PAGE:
By SHAUN KIRBY
WARWICK — State officials and local businessmen gathered on Tuesday at Goddard Park to support Questions 5 and 6 on the upcoming ballot for November’s election. The two items, which have already passed through the General Assembly, would provide $40 million in bond support for clean water and open space initiatives throughout the state.
“The Nature Conservancy, Save The Bay and a group of very dedicated partners have been working very diligently for the last 18 months to arrive at this point, with support from many people around the state,” said Jonathan Stone, Executive Director of Save The Bay. “We are truly blessed with extraordinary natural resources, and people generations before us made investments in them. They made hard decisions, and it is never easy to get funding to receive open space and clean water grants.”
“Today, we are at another pivotal moment in time to make these investments for all Rhode Islanders and those who visit, work, or pass through our beautiful state,” he added. “Approving these bonds will go a long was in continuing to ensure those resources.”
Question 5 will pose $20 million for a Clean Water bond to the voters, $12 million of which would be used to update wastewater facilities across the state. The remaining $8 million would be invested into the state’s drinking water revolving fund, which supports improvements to water supply infrastructure, such as fixing aging pumps and pipes, in Rhode Island.
“Nothing happens singly at one point in time, but is rather developmental and takes place over a period of time,” said Tony Simeone, Executive Director of the Rhode Island Clean Water Finance Agency (RICWFA). “That is exceptionally true when improving the water quality of our state, which requires a serious and constant application of our resources.”
The funding for wastewater improvements aims to increase standards regarding water quality in municipalities, as well as protecting flood zone areas and managing storm water pollution. Wastewater projects account for $1.257 million of the Rhode Island Department of Environmental Management (RIDEM)’s project priority list. RICWFA, established in 1989 as a conduit organization for to aid municipalities’ wastewater improvements, has a list of ready projects costing $168 million, only $68,295,000 of which can currently be funded.
“We apply for federal grants from the EPA and the state has to commit an irrevocable 20 percent match to that grant, so that is what this $20 million is for,” said Simeone. “If that $20 million represents our 20 percent match, we can qualify for 100 million in federal grants, and all of our loans are pooled so that the cost is shared.”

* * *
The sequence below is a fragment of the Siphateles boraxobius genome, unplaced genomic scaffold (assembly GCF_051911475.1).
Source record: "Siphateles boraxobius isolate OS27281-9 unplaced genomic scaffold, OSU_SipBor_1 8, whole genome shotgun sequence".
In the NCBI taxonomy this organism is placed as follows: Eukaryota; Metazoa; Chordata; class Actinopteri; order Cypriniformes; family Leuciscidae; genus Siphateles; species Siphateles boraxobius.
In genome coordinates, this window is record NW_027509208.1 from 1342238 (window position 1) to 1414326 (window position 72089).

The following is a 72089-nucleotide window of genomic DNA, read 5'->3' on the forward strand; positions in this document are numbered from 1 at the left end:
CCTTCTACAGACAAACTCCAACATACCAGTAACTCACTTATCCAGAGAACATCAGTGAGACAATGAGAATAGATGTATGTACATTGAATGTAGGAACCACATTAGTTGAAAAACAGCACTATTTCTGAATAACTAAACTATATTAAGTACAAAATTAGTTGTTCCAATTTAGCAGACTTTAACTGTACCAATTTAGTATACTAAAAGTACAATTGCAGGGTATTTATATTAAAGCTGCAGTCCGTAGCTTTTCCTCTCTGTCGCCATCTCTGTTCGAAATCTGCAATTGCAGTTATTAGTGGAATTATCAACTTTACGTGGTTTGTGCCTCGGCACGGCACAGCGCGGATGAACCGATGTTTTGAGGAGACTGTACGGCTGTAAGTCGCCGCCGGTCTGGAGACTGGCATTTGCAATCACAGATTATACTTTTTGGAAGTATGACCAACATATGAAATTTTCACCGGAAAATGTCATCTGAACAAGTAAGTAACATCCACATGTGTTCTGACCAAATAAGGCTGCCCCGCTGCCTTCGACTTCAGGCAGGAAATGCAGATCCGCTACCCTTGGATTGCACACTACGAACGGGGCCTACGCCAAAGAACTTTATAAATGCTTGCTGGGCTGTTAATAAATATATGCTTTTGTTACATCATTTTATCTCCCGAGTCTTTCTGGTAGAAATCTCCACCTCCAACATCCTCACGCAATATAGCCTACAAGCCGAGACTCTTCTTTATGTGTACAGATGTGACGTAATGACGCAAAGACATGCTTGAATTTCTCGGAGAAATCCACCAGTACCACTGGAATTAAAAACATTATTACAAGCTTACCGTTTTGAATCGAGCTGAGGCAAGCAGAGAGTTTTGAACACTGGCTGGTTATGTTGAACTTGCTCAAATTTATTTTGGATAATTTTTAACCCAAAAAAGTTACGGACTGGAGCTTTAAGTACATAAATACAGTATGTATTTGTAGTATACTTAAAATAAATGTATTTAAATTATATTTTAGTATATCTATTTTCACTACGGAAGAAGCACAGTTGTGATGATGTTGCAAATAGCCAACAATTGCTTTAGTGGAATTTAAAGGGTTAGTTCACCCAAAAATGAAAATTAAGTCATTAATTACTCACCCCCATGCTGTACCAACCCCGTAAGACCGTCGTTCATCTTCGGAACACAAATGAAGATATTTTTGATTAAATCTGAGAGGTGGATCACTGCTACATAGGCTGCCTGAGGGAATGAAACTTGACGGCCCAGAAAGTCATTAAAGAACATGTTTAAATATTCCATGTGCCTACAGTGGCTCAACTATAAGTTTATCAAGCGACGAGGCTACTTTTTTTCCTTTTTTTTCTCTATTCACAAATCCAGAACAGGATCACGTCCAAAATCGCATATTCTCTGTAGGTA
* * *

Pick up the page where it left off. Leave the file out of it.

“Our effort is paid for through fees charged for doing loans, and even those are very low,” he added. “You can see that although $68 million is a significant number, what we can afford to finance and what we really need pales by comparison, so it is extremely important.”
The $8 million will provide the state Drinking Water Revolving Fund with monies to update treatment, pumping, transportation, and storage facilities throughout the state. Over the next 15 years, $838 million will be needed for capital projects of 28 major water suppliers. The funding may also be used to develop new drinking water supplies and increase water efficiency.
Question 6 seeks to establish the Local Farm, Open Space, and Recreation Bond, signaling an investment of $25 million to protect Rhode Island’s farmlands, improve the state’s parks and beach facilities, and provide monies to assist the preservation of watershed areas. Rupert Friday, Executive Director of the Rhode Island Land Trust Council (RILTC), stated that Rhode Island has lost 80 percent of its farmland since 1940, although preserving these landscapes contribute in a number of ways to the betterment of the Rhode Island community.
“Rhode Island farmland is the most expensive in the country,” said Friday in March. “There are a fair number of young farmers trying to start out, but affording the costs is a challenge. This bond keeps them doing it.”
“We need a match for federal funds, and this money helps to provide that match, protecting our farmland,” he added. “A lot of restaurants are promoting locally-grown foods, which is a growing part of the Rhode Island economy. If you go to the farmers markets in North or South Kingstown, the importance of local farms and the community around it is evident.”
About $4.5 million of the bond will be allotted to RIDEM’s Farmland Protection Program for the purchase of development rights of working farms, and $2.5 million will be used for Local Open Space Protection grants to support community efforts to protect, develop and plan for Rhode Island’s open areas. Another $2.5 million will be dedicated to RIDEM’s Land Acquisition Program, which protects lands within state parks and management areas, as well as give RIDEM purchasing power for important properties.
On Tuesday, local business representatives spoke to the importance of the public’s approval of Questions 5 and 6 at November’s elections.
“I am a commercial shell fisherman and can’t wait to get up in the morning,” said Jody King, former President of the Rhode Island Shellfishermen’s Association. “Shellfishing is what I have done for the past 20 years, and today we are working together to achieve one thing, clean water, which makes it possible for me to go do what I do every day.”
“The pride of this morning’s catch isn’t my quahogs, but what I caught as a by-catch, one and two year old scallops that are telling me the Bay is getting cleaner and cleaner every day,” he added. “Quahogs are the only fish that Rhode Island can lay claim to as their own, so we need to partner with all these communities to make sure our watershed is clean. I want to come back here in 20 years and say it is better than today.”